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Andrew Otto, Systems Engineer at Wikimedia Foundation, talks about the analytics cluster at Wikimedia that allows them to support ~20 billion page views a month (Kafka, Hadoop, Hive, etc). Andrew shares how and why they chose to go with Kafka (scalable log transport) and how they've implemented Kafka with four brokers, a custom-built producer and kafkatee and Camus as their consumers.


This talk was given at the Apache Kafka NYC meetup at Yodle.

We have many more articles on Apache Kafka. Check out our collection of top 12 tech talks on Apache Kafka.

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Apache Spark is a next generation engine for large scale data processing built with Scala. Dean Chen, software engineer at ebay, discusses how Spark takes advantage of Scala's function idioms to produce an expressive and intuitive API for big data analysis. Dean covers the design of Spark RDDs and the abstraction enables the Spark execution engine to be extended to support a wide variety of use cases: Spark SQL, Spark Streaming, MLib and GraphX.


This was recorded at the Scala Bay meetup at PayPal.

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Spotify joined forces with The Echo Nest this spring. The Echo Nest specializes in, among other things, knowing as much as possible about individual songs. For example, they can figure out the tempo and key of a song, if it is acoustic or electric, if it is instrumental or has vocals, if it is a live recording, and so on. Very exciting stuff!

During the past couple of months The Echo Nest has been running their audio analyzer over a big portion of the tracks in our catalog, uploading the resulting analysis files to an S3 bucket for storage.

As we integrate The Echo Nest into Spotify, we want to start making use of the analysis output within the main Spotify pipelines.

My problem is that I have data for 35 million tracks sitting in 35 million individual files, totaling 15-20TB, in an S3 bucket that we need to get into our Hadoop cluster, which is the starting point for most of our pipelines.

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While we frequently talk about how to build interesting products on top of machine and event data, the reality is that collecting, organizing, providing access to, and managing this data is where most people get stuck. Eric Sammer, CTO at ScalingData and author of Hadoop Operations talks about how ScalingData uses Kafka together with other open source systems such as Hadoop, Solr, and Impala/Hive to collect, transformation and aggregate event data and then build applications on top of this platform.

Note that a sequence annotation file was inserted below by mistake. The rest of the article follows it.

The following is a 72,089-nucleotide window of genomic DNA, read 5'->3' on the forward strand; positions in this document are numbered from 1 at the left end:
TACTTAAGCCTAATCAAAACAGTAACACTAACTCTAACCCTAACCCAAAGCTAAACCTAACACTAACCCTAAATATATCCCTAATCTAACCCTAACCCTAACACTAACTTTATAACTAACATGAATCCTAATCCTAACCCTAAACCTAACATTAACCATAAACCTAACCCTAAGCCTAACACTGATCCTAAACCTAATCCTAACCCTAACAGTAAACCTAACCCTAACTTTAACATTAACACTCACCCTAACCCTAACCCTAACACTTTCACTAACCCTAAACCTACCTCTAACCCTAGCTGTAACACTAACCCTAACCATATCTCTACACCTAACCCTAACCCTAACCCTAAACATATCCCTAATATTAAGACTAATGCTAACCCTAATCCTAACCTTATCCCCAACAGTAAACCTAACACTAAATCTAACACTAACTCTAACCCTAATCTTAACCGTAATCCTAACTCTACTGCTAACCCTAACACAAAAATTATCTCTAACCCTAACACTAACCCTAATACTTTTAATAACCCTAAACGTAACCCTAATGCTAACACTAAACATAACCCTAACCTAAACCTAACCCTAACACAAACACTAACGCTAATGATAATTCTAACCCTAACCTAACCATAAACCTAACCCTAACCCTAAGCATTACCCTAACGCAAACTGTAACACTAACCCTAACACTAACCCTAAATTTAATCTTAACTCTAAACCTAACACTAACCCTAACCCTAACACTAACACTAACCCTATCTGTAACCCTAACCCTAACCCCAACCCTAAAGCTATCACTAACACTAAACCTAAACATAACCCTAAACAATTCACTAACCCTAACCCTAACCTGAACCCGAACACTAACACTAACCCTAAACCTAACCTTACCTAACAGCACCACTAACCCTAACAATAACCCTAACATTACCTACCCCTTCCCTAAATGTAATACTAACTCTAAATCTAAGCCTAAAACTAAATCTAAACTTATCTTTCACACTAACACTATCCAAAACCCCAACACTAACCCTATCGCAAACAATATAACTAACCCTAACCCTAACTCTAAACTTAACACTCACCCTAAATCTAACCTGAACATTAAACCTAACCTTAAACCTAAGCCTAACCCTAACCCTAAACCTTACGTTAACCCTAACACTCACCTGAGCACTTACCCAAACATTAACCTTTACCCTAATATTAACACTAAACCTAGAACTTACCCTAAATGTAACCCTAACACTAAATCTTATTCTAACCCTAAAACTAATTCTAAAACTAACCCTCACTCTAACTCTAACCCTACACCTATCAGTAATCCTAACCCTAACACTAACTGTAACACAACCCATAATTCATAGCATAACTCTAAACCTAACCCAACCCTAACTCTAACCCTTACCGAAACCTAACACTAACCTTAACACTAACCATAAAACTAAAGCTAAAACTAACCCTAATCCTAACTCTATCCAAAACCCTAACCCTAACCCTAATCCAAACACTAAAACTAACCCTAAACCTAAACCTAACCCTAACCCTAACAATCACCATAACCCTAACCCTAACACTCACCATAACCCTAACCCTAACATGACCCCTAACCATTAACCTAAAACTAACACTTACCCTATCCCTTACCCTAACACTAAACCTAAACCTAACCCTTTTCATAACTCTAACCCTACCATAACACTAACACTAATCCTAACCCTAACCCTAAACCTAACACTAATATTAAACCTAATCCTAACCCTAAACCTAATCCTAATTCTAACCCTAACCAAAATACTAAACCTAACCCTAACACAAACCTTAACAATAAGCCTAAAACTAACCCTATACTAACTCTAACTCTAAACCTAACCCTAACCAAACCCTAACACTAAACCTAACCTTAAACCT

If you are interested in learning more about Apache Kafka, check out our top 12 tech talks on how top tech companies use Apache Kafka.

This talk was given at the Apache Kafka NYC meetup at Tapad.


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Here at SumAll, we provide analytics from over 40 different sources that range from social media data to health and fitness tracking. We collect and connect metrics from a wide range of 3rd party API data sources for our clients to help them make better business decisions. One of engineering's biggest challenge has been on building and maintaining a data pipeline that is both performant and reliable.

We currently have a few different implementations that are running in production. One set uses Esper at its core while another set uses an in-house aggregation library written in Java. The use of Esper makes the aggregation piece of the processing asynchronous unlike the pipeline that uses the in-house aggregation library. This has been one of the debate points in discussions amongst our engineering team over which technology to ultimately use for our aggregator services. As the number of additional platforms we integrate with continues to increase, we have found that having different approaches to solving the same problem fragments the engineering team and leads to code overhead.